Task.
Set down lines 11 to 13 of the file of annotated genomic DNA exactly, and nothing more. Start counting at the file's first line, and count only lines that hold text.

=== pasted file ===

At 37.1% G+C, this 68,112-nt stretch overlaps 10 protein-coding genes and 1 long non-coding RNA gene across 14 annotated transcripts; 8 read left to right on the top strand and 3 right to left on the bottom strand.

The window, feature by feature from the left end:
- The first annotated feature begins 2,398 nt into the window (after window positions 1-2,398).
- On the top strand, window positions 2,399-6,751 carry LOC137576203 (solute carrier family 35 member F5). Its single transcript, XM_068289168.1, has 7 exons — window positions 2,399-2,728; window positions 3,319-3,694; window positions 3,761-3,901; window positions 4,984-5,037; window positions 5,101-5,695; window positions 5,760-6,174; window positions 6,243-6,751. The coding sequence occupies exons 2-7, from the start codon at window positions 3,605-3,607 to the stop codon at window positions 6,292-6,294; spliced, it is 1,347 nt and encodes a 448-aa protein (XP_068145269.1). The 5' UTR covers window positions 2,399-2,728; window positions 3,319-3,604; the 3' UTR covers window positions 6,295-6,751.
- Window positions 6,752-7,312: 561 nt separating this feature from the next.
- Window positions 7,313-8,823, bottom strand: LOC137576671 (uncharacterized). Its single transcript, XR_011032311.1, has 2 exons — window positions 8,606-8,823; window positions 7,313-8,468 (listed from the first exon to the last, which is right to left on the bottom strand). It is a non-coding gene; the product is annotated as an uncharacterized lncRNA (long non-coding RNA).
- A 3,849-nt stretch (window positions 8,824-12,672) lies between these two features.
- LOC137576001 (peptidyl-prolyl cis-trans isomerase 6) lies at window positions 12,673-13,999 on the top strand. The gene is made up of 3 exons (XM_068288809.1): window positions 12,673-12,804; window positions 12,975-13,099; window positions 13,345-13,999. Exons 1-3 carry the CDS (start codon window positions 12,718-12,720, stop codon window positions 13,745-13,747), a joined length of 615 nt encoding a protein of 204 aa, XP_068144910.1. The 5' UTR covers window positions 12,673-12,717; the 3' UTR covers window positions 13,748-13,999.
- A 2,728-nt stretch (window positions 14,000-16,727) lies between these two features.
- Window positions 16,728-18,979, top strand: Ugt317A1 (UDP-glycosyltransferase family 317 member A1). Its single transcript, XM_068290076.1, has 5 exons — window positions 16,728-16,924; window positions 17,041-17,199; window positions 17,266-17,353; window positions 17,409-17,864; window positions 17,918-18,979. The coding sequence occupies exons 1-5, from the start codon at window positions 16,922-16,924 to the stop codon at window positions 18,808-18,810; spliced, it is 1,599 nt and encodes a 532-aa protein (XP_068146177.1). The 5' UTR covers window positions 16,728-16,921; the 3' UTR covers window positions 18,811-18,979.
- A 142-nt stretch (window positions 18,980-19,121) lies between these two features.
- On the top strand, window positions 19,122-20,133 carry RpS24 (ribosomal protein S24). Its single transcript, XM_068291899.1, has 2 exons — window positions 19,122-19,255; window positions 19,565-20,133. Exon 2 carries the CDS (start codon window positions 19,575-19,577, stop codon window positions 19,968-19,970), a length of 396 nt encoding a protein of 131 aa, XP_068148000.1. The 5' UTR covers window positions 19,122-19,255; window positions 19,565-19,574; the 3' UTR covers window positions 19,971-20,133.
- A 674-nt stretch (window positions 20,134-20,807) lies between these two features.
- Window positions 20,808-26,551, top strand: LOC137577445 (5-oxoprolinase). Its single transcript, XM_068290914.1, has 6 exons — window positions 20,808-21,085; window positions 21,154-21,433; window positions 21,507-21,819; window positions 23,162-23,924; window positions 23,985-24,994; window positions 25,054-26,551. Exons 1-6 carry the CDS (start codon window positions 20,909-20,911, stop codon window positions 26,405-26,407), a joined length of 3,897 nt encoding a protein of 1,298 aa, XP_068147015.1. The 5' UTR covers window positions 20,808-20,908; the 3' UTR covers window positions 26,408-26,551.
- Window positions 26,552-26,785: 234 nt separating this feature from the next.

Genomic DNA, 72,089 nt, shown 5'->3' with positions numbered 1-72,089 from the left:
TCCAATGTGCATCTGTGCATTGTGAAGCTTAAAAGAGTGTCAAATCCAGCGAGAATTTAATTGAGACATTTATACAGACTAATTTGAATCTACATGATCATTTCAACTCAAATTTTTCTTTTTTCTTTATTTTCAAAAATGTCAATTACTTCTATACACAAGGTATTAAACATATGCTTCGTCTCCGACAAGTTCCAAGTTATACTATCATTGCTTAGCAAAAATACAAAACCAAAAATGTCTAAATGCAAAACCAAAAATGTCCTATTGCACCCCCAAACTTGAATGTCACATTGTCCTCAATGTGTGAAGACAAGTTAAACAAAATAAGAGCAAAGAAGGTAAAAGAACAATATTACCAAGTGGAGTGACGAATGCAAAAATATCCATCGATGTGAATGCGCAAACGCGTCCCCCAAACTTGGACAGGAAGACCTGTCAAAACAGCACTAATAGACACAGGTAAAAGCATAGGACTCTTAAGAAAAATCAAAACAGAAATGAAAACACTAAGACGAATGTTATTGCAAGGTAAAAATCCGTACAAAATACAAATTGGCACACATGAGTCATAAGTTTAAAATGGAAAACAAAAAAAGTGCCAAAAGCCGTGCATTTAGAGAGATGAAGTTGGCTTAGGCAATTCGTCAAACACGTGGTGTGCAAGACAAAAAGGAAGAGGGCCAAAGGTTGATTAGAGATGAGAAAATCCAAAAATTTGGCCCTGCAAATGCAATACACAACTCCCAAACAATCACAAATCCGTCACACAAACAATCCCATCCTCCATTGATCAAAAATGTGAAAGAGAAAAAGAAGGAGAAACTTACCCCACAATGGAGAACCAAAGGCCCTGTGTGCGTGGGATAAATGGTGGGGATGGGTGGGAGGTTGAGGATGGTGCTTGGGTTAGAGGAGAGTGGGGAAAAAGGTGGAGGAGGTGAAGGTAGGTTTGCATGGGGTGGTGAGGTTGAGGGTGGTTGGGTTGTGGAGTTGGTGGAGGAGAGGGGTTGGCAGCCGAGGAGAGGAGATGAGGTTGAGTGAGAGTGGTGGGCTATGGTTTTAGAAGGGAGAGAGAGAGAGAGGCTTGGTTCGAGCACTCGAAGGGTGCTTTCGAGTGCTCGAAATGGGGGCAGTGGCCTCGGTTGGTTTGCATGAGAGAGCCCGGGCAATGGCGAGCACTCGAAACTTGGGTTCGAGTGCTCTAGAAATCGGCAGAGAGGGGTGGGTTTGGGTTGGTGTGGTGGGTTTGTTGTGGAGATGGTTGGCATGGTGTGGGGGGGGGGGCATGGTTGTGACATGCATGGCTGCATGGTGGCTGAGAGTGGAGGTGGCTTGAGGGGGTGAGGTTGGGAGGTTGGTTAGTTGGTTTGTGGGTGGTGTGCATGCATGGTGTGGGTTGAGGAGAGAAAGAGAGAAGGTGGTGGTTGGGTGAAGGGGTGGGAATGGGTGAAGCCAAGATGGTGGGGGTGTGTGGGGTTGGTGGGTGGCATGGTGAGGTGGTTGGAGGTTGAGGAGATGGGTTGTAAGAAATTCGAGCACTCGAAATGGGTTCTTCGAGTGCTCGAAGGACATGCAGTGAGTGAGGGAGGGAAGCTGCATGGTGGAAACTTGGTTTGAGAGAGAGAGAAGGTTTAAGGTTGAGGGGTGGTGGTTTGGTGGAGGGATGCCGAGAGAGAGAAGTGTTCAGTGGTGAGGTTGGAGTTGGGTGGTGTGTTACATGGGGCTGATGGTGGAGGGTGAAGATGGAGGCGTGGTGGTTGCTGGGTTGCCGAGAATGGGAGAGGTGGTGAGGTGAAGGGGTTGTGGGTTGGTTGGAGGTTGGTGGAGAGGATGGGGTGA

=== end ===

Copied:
- A 142-nt stretch (window positions 18,980-19,121) lies between these two features.
- On the top strand, window positions 19,122-20,133 carry RpS24 (ribosomal protein S24). Its single transcript, XM_068291899.1, has 2 exons — window positions 19,122-19,255; window positions 19,565-20,133. Exon 2 carries the CDS (start codon window positions 19,575-19,577, stop codon window positions 19,968-19,970), a length of 396 nt encoding a protein of 131 aa, XP_068148000.1. The 5' UTR covers window positions 19,122-19,255; window positions 19,565-19,574; the 3' UTR covers window positions 19,971-20,133.
- A 674-nt stretch (window positions 20,134-20,807) lies between these two features.